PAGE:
The breakfast order has been summarily placed, though it’s nine at night and there’s a full sleep to be had before the kitchen re-opens. Meanwhile, I don’t blame Finn for the confusion—I’m drinking evening coffee and all of us have been sick this Thanksgiving holiday, napping at crooked hours. Jenn exercised her way through a stuffed head this morning; Finn and exorcised our blahs by enjoying a midday Nod. My fault, probably, that he’s awake.
Episode Six credits and Jenn goes to lay down with Finn—“just for a minute”—to have him settle. I already know these to be famous last words. The cat couldn’t be happier, kneading her suddenly extra cushion-space with outstretched limbs. While waiting for Jenn to reappear, I hear her begin to breathe in tandem with Finn the next room over. Maple-coated dreams, everyone.
Scrolling through my phone, I read on Al-Jazeera that Fidel Castro has died. This strikes me. I rouse Jenn briefly.
“I’ll be out in a second,” she says, which I know to mean she’ll soon be out cold. The cat’ll ultimately win her nocturnal roost; surely I’ll be up for a bit. Episode Seven will have to wait, in part because I can’t navigate the television remote.

Castro is dead, fifty-three years and three days after Kennedy. Also, ‘wahples.’ These are facts.

I shoulder into my peacoat and slide on flip-flops—such are the contradictions Southern California allows—and leave to get eggs. We’re out of eggs and the cornershops have since closed. A half-mile up is the late-night market and it’s a nice walk. I don’t look at any more news tonight.
There’s that nice phenomenon when you take a stroll and witness the streetlights wink on, that little bit of synchronicity where you can pretend for a second you’re the reason why the sidewalk is suddenly lit. A similar and more modern phenomenon is seeing news the second it breaks, when you’re at the top of the media micro-cycle, and opinion hasn’t yet formed to churn up the wave and eddy things. There’s just a simple fact, a declaration that something has occurred, and it’s history happening before everyone has had a chance to say what that happening means. With great volume, always, and with pretend exactness. ‘Tay.’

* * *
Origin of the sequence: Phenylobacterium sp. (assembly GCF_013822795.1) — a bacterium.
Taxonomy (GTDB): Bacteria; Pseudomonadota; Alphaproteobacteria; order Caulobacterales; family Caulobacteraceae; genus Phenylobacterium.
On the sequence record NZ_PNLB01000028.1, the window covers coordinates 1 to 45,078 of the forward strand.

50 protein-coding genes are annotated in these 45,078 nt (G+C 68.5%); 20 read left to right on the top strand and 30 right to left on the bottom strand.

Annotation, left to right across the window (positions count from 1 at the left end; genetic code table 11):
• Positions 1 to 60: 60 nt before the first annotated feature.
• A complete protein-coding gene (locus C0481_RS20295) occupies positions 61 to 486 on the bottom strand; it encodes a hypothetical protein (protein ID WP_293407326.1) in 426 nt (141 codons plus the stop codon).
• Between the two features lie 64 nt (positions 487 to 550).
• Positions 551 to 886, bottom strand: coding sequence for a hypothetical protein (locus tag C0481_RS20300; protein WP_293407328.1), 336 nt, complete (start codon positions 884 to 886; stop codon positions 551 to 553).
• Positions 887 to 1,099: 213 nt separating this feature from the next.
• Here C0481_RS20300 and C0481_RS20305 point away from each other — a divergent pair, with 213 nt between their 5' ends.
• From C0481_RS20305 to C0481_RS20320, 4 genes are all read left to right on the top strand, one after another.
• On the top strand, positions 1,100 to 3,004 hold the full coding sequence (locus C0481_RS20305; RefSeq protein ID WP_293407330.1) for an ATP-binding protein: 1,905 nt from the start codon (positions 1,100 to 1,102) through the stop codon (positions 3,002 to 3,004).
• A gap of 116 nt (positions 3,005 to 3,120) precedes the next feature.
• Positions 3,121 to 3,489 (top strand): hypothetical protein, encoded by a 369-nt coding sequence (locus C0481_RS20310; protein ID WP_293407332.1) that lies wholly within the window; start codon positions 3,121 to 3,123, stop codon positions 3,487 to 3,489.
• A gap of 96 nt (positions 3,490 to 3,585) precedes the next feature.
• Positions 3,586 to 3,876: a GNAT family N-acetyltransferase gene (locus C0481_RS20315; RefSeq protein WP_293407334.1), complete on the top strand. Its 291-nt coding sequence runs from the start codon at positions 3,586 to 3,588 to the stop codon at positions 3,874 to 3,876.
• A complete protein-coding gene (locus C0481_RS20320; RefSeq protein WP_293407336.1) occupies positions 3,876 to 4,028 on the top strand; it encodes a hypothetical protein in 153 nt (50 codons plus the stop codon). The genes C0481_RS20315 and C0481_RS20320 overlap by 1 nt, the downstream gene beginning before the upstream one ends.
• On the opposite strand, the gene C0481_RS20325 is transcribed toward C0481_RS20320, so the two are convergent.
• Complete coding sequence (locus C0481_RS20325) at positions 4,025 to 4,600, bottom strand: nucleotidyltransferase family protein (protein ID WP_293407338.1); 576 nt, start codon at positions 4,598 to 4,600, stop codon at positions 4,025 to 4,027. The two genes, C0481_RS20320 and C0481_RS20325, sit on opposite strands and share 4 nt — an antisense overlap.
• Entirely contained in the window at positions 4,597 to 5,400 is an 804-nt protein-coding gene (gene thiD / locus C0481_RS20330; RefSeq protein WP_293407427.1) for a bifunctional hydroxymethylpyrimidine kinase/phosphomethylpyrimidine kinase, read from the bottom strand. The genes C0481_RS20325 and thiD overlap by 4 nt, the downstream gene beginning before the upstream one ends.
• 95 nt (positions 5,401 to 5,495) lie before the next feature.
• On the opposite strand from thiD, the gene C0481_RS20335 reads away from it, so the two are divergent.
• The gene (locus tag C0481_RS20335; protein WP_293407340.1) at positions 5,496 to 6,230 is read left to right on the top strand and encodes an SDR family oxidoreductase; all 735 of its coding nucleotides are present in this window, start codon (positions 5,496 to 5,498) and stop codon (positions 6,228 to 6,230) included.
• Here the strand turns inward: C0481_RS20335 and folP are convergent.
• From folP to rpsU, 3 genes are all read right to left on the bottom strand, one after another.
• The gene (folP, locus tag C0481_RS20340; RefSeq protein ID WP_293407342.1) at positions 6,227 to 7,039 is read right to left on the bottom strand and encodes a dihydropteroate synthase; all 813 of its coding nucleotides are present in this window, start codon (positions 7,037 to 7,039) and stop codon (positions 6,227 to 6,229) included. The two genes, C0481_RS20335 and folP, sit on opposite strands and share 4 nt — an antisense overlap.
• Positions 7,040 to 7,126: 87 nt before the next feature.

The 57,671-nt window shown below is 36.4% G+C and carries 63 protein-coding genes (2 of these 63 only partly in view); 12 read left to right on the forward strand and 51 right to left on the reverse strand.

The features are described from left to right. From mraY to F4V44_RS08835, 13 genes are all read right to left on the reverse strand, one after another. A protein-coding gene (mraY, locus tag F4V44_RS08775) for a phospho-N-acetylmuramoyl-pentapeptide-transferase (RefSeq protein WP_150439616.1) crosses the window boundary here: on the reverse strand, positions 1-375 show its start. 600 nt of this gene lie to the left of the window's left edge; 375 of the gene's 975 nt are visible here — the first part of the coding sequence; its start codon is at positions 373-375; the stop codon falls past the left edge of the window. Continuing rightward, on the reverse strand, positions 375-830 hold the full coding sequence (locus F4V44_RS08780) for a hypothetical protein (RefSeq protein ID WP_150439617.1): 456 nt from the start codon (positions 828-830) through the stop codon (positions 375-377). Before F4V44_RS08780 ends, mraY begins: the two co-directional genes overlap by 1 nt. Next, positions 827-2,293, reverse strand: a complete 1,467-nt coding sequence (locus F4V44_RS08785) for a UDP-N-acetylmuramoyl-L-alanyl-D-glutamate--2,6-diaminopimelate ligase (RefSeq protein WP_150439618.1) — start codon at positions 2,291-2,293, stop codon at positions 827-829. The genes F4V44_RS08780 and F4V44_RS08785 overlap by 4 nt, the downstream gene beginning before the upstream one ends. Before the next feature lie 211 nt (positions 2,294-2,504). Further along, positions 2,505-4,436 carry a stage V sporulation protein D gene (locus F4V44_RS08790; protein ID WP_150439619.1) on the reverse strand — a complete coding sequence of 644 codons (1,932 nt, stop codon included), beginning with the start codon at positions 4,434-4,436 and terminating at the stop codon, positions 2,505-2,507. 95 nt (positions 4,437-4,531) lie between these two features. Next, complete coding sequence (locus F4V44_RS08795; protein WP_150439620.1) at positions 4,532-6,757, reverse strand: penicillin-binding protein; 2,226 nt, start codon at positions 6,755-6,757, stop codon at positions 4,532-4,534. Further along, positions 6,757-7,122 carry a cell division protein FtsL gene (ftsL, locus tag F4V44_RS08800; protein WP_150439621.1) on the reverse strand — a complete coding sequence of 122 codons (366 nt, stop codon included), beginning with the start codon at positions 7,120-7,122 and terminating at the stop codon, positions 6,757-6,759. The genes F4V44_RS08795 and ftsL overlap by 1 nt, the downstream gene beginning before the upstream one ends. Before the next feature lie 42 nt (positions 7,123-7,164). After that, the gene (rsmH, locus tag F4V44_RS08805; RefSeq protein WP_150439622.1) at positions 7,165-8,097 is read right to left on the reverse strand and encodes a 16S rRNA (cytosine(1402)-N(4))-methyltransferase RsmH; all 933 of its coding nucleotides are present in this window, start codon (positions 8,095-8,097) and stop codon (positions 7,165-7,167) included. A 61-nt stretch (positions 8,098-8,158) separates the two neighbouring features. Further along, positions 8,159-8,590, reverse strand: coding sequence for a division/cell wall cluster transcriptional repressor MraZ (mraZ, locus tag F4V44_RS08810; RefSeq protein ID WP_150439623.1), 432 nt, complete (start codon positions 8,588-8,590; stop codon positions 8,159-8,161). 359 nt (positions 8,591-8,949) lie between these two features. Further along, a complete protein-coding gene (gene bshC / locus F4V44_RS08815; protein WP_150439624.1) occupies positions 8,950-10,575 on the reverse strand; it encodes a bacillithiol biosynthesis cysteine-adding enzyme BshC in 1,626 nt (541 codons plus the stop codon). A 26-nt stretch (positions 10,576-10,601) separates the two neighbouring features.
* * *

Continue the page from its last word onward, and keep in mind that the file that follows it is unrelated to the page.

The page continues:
Castro was nominated for a Nobel Peace Prize in 2001. He also had scores of human rights violations on his record. Kissinger won the prize back in ’73, as precedent to irony. I don’t look at any more news tonight, though—it would all make as much sense as peacoats and flip-flops, or coffee before bed. There’ll be arguments tomorrow. There are arguments everyday.
This time last year, Jenn and I were looking at houses, which seemed a bankrupt idea considering 2008. On the way to the market, I pass by walk-ups and bungalows—enviable, sure—and one Craftsman has a water element that runs even into the after-hours, a recycled waterfall lending nothing but noise to the xeriscaped chaparral along its borders. Jenn and I don’t know any more. What does equity mean, what’s a house, what future is about to slouch its way toward Bethlehem with demagogues dying, but with others soon to take their place. Today we pondered a new vehicle, a trailer, more attention to date nights and weekends, urban walks, travel! Turning on the streetlamps with our footfalls.

I get eggs at ten-thirty before the market closes and the store clerks say: ‘Oh, yeah, yeah—the Castro thing. What difference does it make though, no?’ We exchange monies.
I like it when Finn is meanwhile declarative, if even at the wrong hour. It’s language and meaning to me, and informs my tomorrow. Waffles—they’re best when the eggs and buttermilk are at room temp, so I leave the eggs on the counter upon coming home and let the coffee go cold.

Grand Marshal of the Gypsy Lemonade Stand

Last week, I looked up from my perch on the couch and saw Optimus Prime cross the street. Following suit, and clutching tight the waistband of some ill-fit harem pants, was a pharaoh in need of a drawstring. The Angry Bird, meanwhile, looked like he had swallowed a coat hanger, arms splayed like a starfish in his nylon get-up.